Within hours of Prince Harry arriving in Canada to join his wife for the start of a new life away from royal duties, the couple issued a legal warning about media intrusion.
Pictures of Meghan walking her dogs while carrying her son Archie in a baby sling were published in newspapers and on websites. Lawyers said they were taken without her consent, by photographers hiding in bushes.
The couple say they want a different relationship with the media now they've stepped back from their life as senior royals. But have the rules changed? And what can they expect now that they've left the UK?
How much privacy can the couple expect?
Not much, according to Ingrid Seward, a royal biographer and editor of Majesty Magazine. She says she's surprised the couple weren't expecting the paparazzi to follow them to Canada.
"Of course the safest place for Harry and Meghan to be is in the UK," she told Radio 4's PM programme. "They haven't been papped once since their marriage, and if they have been, no pictures have been printed.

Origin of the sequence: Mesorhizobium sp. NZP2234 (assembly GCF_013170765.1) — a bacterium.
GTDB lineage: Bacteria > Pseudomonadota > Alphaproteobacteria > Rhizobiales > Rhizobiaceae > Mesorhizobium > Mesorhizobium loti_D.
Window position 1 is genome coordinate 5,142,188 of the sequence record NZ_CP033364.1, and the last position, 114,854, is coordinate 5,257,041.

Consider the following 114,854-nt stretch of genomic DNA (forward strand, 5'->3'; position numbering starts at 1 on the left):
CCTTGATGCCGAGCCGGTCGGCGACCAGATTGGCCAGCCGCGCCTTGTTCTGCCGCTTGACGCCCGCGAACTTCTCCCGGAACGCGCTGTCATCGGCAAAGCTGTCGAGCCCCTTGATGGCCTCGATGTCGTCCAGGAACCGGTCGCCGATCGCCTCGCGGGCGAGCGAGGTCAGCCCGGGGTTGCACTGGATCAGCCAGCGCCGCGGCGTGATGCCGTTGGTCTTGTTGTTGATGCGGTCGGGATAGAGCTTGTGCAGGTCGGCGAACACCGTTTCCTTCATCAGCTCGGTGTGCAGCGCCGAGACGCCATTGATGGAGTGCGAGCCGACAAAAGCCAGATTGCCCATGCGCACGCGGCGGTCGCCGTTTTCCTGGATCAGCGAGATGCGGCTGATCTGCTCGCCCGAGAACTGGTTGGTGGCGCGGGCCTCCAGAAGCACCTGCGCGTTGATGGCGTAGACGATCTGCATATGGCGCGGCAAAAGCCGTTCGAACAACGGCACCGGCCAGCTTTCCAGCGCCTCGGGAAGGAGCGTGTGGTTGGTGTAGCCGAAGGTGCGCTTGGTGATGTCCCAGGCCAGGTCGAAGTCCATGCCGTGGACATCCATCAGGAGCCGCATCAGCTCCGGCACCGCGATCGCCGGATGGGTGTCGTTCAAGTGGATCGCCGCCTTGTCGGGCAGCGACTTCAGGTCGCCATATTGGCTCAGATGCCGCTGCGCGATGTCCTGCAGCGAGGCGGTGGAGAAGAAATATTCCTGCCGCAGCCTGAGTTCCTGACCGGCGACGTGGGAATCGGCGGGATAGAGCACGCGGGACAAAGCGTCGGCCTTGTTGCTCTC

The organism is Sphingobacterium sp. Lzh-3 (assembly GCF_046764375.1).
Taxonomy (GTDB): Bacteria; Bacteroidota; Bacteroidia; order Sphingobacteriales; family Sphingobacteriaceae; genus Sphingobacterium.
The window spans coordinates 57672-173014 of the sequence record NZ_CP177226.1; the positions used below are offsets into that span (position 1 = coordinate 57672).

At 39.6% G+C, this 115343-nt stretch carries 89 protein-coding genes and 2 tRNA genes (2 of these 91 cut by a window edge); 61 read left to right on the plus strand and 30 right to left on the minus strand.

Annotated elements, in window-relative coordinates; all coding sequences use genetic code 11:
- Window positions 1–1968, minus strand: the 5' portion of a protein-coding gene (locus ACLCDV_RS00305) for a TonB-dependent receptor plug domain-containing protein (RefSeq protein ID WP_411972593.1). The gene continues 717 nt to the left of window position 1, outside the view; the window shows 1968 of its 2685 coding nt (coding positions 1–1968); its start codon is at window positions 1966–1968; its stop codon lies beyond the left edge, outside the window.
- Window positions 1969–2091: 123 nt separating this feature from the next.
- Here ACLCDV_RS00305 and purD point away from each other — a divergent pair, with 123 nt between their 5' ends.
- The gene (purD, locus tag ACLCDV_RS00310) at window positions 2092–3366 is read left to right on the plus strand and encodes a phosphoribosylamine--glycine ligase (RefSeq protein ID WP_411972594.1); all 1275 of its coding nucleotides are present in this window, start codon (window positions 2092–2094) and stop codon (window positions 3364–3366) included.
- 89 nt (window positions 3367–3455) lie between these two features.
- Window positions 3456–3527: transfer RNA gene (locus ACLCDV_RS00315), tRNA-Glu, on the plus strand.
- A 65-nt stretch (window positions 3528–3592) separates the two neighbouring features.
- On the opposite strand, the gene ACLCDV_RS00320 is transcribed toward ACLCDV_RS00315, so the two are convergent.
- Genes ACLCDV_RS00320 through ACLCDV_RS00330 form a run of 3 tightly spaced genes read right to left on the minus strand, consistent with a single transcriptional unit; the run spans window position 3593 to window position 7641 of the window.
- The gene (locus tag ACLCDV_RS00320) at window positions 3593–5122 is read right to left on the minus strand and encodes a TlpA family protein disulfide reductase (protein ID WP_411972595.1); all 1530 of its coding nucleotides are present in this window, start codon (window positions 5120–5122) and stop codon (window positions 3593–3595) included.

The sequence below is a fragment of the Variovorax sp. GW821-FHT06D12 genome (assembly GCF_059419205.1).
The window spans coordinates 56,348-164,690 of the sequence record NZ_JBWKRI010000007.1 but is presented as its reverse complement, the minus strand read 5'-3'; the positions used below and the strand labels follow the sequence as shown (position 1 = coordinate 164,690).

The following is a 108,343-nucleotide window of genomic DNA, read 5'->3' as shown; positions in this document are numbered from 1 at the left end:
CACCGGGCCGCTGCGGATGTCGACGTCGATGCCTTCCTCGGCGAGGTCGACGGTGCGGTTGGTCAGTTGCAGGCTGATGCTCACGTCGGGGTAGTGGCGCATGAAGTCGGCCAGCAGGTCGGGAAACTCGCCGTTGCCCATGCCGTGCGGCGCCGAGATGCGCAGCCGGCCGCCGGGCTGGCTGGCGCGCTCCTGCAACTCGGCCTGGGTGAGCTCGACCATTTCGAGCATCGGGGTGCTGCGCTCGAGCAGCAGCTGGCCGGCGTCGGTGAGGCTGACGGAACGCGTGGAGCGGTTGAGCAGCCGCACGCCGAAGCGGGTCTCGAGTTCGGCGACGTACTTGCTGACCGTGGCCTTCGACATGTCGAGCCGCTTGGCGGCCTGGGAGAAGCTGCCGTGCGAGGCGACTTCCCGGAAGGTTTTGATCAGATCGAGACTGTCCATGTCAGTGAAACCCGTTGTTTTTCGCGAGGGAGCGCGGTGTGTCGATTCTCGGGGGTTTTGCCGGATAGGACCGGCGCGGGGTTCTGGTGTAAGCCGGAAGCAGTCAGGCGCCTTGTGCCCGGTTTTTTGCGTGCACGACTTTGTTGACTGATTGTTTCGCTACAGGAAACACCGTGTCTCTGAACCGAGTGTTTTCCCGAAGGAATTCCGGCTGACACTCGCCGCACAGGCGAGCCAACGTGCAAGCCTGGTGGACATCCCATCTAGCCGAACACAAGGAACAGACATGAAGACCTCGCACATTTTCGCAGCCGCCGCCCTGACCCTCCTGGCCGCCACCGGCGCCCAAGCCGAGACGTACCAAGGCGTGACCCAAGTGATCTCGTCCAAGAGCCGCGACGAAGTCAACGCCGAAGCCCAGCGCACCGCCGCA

"Those rules don't apply in Canada. The paps can come from all over the world and lie in wait for them."
The couple are believed to be alarmed by press activity near their current base on Vancouver Island, British Columbia.
Their lawyers say there have been attempts to photograph inside their home using long-range lenses and they accuse the paparazzi of being camped outside the property.
PR and media expert Rebecca May says that without the long-standing "gentleman's" agreement between the Palace and the UK media to avoid using paparazzi photos, Harry and Meghan "will have to navigate their way through this new world without that protection".
The CHEK news service, based in Vancouver Island, was one of the outlets which decided not to use the photo - taken in Horth Hill Regional Park - that prompted the legal warning.
Its news editor, Scott Fee, says he spoke to the photographer responsible who defended it, saying it was taken on public property.
He told BBC Breakfast: "That's [the photographer's] version. He said Meghan didn't hide from the shot, she gave me a smile, she didn't prevent it from happening - those are his words. If that's how it played out - it's hard to say."
Fee says his publication chose not to use the pictures, which appeared on the front page of the Sun, because they had to listen to their audience, who tend to be really protective of the couple.